California Charter School Finalizes Decision to Mandate Transgender Education in Kindergarten

By Andrew Zirkle | CALIFORNIA


A very grisly and public battle waged over the last few months in Rocklin, California culminated in a school board decision that prevents parents from pulling their kindergarten-aged children out of a “story time” that involve transgender issues.

The controversy began last June when a 5-year-old transgender student brought the book “I am Jazz,” a book about a teenage transgender girl and activist, into school. Then, the child, who was born male, reportedly changed into feminine clothing and was reintroduced as a girl in front of the class. The whole lesson which included this transition, as well as the reading of the book “I am Jazz” and another book that addressed transgender issues, all occurred in the week before summer vacation. A 1st grader was also reportedly sent to the office after misgendering the transgender student.

A group of parents immediately became outraged upon knowledge of this lesson and complained to the school board that the lesson was encouraging their children to change gender. Some parents also cited a California law that requires ample notice and opt-out options for sexual education topics expected to be discussed at school. The Rocklin school board then released a statement countering parents concerns that stated that the school wasn’t required to notify parents about lessons on transgenderism because it didn’t classify as sex-ed and that discrimination based on gender identity is illegal according to California state law. This single exchange ignited a national controversy that resulted in the involvement of activism heavyweights like the Alliance Defending Freedom and the American Civil Liberties Union, among others.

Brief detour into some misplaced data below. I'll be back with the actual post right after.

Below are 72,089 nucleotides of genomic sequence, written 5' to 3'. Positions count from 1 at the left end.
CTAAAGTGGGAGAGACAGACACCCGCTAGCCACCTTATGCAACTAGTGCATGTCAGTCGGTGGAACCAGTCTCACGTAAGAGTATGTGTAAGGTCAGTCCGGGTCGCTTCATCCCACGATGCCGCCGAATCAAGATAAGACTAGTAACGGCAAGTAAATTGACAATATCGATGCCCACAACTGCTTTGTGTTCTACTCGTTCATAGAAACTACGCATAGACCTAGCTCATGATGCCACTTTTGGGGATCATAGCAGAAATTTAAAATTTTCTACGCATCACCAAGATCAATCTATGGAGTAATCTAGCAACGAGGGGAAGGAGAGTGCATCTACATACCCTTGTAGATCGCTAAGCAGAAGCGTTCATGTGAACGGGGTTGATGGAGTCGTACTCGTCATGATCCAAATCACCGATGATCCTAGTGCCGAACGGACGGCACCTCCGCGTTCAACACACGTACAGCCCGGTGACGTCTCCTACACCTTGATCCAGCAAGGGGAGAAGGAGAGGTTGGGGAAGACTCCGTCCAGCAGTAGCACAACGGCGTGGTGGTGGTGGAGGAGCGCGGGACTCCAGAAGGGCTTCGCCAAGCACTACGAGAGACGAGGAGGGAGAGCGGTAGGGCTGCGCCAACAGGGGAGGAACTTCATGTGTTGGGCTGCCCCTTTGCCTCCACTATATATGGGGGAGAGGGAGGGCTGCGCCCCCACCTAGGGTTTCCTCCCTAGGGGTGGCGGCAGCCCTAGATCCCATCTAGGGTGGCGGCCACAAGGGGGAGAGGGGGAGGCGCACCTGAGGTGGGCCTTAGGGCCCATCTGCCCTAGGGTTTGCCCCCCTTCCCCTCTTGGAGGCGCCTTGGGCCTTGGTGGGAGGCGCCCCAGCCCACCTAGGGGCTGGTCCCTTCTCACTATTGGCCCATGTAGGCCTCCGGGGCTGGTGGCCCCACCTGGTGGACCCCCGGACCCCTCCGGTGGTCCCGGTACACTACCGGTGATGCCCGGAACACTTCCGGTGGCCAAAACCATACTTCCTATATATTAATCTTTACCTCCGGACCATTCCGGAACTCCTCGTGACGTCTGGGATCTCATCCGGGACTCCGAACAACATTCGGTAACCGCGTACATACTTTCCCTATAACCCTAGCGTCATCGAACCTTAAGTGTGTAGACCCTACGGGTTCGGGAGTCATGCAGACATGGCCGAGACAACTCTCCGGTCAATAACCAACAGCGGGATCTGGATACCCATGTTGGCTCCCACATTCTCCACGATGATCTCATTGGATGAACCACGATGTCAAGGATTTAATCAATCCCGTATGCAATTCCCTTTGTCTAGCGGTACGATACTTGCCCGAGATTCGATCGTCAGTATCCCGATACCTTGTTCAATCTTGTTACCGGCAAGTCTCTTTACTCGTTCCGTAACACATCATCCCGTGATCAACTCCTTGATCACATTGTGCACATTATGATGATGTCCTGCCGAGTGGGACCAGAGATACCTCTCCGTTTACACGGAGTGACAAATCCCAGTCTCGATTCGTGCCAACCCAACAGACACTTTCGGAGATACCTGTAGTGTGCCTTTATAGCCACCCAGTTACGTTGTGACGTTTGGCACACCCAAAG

Following the controversy, the school has said the they have been subject to a myriad of requests from parents, including prohibition of school employees from telling students they should refer to students by their preferred names or pronouns; asking that their children not be placed in classes with transgender children; asking the school to prohibit children from using bathrooms that correspond to their gender identity; and requests that the teacher who read the book face discipline. All of the effort put into this battle came to a climax on Monday night, when 500 people descended upon a meeting that the school board had decided would result in a final policy decision. The board considered a number of recommendations made by the administrators. These recommendations consisted of accommodating students who aren’t comfortable using a restroom in the current gender-based restroom system and re-affirming the district’s book selection policies.

The most controversial issue of the night was a “model parental rights” proposal, put forward by a conservative advocacy association, that would have allowed parents to remove their children from controversial family-education lessons, however, this proposal failed to be adopted by the board. Instead, the board moved to adopt a more middle of the road policy that would notify parents of controversial lessons, but would not allow for in school opt-outs. Although it appears as though this issue has reached a resolution, it has been reported that over 71 kids have been removed from the school by parents upset with how the issue was handled by the school.


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